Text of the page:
The final chapter, inevitably, includes her (depressed) perspective on the prospect of reform: she doesn't think it is particularly likely but fortunately that does not stop her from detailing what to look for and what might sound good but won't do jack.
Smith is being credited in some places for covering Magnetar and the Constellation CDS, and this is appropriate (the only problem being that she isn't getting _enough_ credit, when clearly the publication of this book was a major impetus to other coverage that has popped up in the last month or two). She does a much better job of explaining not only how the deals worked, but also laying out formulaically just how much money was involved (in terms of how much money was made available to be loaned out in the form of truly sucky subprime mortgages that would pay for a little while and then blow up). It is quite breathtaking to contemplate. I am mildly tempted to lay hands on a copy of Lewis' book, to see how his treatment of people shorting subprime compares. Certainly the secondary coverage of his book suggested sort of a, wow aren't these people bright, rather than the, holy fuck these people took a problem and turned it into a disaster, which would be a more reasonable response.
What's my prose style beef? Here's an example from relatively early on in the book (and this is an example that both displays the issue _and_ works fairly well -- unlike other examples later on):
"Yet the Great Moderation was, as bodybuilders describe steroid-abusers, a Cadillac body with a Chevy underneath. Its rate of expansion was lower than previous postwar growth phases. Inflation-adjusted worker wages had been stagnant. Dampened swings in the real economy were accompanied by more frequent and severe financial crises. The supposed better timing of central bank intervention merely led financial market participants to believe they could count on the authorities to watch their backs, encouraging more risk-taking. But perhaps the biggest danger was that blind faith in the virtues of markets converted regulators from watchdogs to enablers."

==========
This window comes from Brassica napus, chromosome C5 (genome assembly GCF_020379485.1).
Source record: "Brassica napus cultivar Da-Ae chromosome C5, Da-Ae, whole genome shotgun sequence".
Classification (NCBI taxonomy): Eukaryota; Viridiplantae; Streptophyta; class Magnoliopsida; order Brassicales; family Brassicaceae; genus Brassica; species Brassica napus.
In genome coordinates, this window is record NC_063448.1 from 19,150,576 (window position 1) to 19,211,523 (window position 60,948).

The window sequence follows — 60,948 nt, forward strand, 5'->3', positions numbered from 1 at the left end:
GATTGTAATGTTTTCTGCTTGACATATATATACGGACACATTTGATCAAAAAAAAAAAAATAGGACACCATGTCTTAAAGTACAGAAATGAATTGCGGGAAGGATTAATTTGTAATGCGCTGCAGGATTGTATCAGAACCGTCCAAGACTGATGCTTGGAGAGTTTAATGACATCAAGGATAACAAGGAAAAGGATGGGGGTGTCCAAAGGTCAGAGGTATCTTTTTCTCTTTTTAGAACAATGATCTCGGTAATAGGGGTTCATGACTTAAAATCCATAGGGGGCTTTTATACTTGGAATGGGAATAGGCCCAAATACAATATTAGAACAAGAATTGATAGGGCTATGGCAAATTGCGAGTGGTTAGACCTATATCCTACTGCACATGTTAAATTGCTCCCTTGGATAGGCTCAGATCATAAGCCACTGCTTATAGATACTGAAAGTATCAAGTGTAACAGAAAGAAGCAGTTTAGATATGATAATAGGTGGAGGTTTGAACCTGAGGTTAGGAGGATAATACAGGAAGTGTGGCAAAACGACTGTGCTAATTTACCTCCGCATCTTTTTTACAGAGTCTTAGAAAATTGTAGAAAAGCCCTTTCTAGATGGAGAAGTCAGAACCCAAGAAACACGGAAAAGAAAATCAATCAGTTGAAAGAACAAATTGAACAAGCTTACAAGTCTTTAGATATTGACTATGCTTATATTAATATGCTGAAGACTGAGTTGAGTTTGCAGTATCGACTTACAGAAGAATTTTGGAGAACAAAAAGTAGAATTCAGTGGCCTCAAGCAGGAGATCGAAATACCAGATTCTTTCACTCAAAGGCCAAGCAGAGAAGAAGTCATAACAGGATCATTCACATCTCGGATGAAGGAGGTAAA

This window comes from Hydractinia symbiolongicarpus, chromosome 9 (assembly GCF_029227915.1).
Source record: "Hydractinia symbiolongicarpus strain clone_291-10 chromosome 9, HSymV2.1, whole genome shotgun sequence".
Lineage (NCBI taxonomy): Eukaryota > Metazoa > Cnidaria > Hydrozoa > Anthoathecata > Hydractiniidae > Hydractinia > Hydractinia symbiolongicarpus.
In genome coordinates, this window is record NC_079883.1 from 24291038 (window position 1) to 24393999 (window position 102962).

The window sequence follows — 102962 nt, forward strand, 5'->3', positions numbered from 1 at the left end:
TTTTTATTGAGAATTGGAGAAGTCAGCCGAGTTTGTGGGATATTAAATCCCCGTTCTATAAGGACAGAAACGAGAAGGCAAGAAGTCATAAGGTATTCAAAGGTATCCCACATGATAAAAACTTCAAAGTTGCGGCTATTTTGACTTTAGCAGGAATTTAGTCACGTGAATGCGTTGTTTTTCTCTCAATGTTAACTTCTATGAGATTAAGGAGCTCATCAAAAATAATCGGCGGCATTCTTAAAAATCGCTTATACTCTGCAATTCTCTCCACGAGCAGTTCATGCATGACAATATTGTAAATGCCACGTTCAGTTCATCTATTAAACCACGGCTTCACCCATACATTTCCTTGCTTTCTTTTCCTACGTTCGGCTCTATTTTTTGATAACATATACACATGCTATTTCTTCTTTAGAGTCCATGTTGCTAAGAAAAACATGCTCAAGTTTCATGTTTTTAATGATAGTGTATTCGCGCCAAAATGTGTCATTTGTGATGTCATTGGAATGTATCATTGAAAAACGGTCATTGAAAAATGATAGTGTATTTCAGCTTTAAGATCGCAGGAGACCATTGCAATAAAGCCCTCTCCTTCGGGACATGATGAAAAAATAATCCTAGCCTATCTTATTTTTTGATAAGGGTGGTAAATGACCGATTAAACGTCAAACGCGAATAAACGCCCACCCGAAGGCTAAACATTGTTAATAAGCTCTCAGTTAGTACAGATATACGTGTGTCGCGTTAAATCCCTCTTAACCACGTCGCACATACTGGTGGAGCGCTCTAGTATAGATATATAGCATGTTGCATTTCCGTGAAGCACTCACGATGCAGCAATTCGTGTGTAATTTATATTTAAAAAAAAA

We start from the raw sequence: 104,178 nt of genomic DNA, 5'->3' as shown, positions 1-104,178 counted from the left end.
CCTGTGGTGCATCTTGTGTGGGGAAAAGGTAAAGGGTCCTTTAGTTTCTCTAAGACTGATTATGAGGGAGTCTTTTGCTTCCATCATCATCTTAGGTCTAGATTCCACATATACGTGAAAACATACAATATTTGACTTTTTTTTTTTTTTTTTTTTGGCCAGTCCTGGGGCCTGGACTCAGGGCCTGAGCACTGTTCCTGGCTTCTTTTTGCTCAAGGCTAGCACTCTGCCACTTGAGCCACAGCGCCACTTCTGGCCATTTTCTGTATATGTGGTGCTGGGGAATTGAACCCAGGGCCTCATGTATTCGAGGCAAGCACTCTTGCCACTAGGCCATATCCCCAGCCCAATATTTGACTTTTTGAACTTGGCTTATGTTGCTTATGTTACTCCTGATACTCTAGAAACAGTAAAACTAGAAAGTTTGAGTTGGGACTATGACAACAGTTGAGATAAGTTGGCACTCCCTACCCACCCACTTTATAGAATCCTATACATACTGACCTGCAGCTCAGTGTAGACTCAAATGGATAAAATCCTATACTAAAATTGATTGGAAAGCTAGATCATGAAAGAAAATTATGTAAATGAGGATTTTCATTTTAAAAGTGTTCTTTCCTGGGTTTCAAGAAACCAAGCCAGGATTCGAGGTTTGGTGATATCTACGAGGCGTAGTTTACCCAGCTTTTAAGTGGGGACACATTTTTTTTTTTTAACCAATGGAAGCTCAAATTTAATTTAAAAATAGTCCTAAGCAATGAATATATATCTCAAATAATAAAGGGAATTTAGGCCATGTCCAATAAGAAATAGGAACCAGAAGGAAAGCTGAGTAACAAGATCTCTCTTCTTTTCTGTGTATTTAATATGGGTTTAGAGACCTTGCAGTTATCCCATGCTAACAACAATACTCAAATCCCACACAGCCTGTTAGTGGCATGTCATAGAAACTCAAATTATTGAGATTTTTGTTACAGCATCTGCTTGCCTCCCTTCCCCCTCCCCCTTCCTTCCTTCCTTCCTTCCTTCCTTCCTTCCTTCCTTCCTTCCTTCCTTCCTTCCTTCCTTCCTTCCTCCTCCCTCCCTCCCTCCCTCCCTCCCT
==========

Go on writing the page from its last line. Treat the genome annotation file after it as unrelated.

It is quite clear what she is saying. From the 1980s through the 2000s, moderate growth in the economy was accompanied by stable real wages. Financial crises had returned, but the full business cycle (in terms of a very tight job market at the peak, and high unemployment in the trough) had not. Financial market participants expected the government to help them through the crises and that made the whole situation more and more dangerous.
Both the way she said it, and the way I say it, make use of metaphors, some of which are shared: cycles of expansion and contraction in both, for example, and the word crisis is an embedded metaphor for a time when important decisions must be made. But she's _also_ got people using hormones inappropriately, a couple cars, standing water (that's the stagnant part), a pendulum, a possible fight requiring assistance in defense, some religious ideas and a 12 step program. That's a lot of imagery which suffers from being a little too vivid (crisis does not suggest a disease process for most people and stagnant probably does not call to mind still, oozing water to most people; the cars and dogs and so forth bring up images quite readily) and a little shopworn. Worse, the images are not closely related to each other and do not function cooperatively.
Smith gets big points for having an authorial voice that is understandable, recognizable and engaging. But wow. A little work on the mixing of the metaphor and the cliche action. I am _so_ happy that's the worst thing I can say about _Econned_. Run right out and buy it now, or get it from the library, or whatever. I'd loan you my copy...but I can't.